130-million-year-old Utah fossil could reshape science around Earth's super-continent, Pangea


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The 130-million-year-old skull of a tiny mammal, found amid a set of dinosaur bones after a St. George paleontologist came across a cache of fossils more than a decade ago, could reshape the way scientists think about the breakup of Earth’s ancient super-continent, Pangea, and about the way mammals spread across the world.


The skull, found nearly complete, represents a new species, dubbed Cifelliodon wahkarmoosuch; the latter half translates to "Yellow Cat" in the ancestral language of the Ute tribe. And while it was found in an exposed rock formation on Bureau of Land Management land northeast of Arches National Park, it has some unlikely relatives — a subgroup of creatures known as Hanodontidae, which had previously only been found in regions of North Africa.


In a paper published this month in the scientific journal Nature, lead author Adam Huttenlocker, a paleontologist and assistant professor at the University of Southern California, suggests the discovery means that Pangea broke up into smaller continents about 15 million years later than previously thought. And that would reshape the way scientists think about the early migrations of mammals and their close relatives between Asia, Europe, North America and the southern continents.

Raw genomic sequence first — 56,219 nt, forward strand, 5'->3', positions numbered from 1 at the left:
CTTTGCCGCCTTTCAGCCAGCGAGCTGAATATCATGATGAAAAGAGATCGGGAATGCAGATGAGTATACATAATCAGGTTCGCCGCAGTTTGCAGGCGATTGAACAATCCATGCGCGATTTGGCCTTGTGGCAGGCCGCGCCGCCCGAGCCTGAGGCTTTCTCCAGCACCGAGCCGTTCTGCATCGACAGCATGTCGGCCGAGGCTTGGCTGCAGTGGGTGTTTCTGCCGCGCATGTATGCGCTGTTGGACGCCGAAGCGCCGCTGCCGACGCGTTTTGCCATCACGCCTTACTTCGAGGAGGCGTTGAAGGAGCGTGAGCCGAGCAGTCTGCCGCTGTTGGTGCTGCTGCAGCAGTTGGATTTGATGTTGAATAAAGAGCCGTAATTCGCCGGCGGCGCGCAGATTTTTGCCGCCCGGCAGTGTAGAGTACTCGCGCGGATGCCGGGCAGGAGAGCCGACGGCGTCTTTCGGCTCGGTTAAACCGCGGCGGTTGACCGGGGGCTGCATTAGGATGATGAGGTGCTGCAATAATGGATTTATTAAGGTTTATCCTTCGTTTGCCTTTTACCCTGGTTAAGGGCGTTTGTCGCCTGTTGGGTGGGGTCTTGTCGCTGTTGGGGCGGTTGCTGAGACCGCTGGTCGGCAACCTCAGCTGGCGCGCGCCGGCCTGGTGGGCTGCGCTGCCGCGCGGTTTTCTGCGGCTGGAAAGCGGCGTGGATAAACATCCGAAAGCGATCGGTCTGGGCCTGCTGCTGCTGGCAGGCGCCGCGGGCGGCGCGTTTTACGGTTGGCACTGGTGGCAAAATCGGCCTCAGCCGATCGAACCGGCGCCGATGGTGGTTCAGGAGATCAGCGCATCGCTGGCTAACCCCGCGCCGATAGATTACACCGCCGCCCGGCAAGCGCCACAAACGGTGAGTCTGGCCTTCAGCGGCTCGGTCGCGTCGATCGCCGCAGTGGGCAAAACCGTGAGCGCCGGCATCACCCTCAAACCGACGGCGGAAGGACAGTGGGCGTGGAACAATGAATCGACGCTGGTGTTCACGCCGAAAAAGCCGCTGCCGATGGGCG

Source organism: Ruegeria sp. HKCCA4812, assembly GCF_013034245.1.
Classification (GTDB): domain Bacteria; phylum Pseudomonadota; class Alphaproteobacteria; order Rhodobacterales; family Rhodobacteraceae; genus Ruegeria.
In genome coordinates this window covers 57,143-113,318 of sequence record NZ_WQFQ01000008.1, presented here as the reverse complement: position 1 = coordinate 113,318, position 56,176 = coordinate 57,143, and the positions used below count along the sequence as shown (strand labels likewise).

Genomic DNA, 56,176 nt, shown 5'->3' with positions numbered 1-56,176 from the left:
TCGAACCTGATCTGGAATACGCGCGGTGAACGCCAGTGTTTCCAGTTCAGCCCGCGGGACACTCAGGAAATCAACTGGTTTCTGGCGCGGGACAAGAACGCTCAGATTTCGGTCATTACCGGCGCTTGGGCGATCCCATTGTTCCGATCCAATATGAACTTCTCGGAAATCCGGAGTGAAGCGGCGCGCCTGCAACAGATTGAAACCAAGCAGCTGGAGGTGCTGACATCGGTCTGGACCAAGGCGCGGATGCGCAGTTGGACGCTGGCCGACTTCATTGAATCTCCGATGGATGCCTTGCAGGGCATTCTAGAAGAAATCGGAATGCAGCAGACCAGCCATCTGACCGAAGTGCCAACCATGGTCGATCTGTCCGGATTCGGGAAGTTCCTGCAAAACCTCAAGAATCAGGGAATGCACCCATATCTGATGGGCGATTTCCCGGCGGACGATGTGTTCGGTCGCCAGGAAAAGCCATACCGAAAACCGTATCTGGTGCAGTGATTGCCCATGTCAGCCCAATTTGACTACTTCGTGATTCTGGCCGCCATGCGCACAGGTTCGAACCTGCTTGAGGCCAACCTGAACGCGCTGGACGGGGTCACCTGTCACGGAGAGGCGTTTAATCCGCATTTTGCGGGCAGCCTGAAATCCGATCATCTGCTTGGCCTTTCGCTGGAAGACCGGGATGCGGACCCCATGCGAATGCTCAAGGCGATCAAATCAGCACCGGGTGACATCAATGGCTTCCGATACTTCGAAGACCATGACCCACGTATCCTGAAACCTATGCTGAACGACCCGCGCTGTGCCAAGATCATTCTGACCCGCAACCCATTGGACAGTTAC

"For a long time, we thought early mammals from the Cretaceous (145 million to 66 million years ago) were anatomically similar and not ecologically diverse," Huttenlocker said in a written statement. "This finding by our team and others reinforce that, even before the rise of modern mammals, ancient relatives of mammals were exploring specialty niches: insectivores, herbivores, carnivores, swimmers, gliders. Basically, they were occupying a variety of niches that we see them occupy today."






Full article @ The Spectrum

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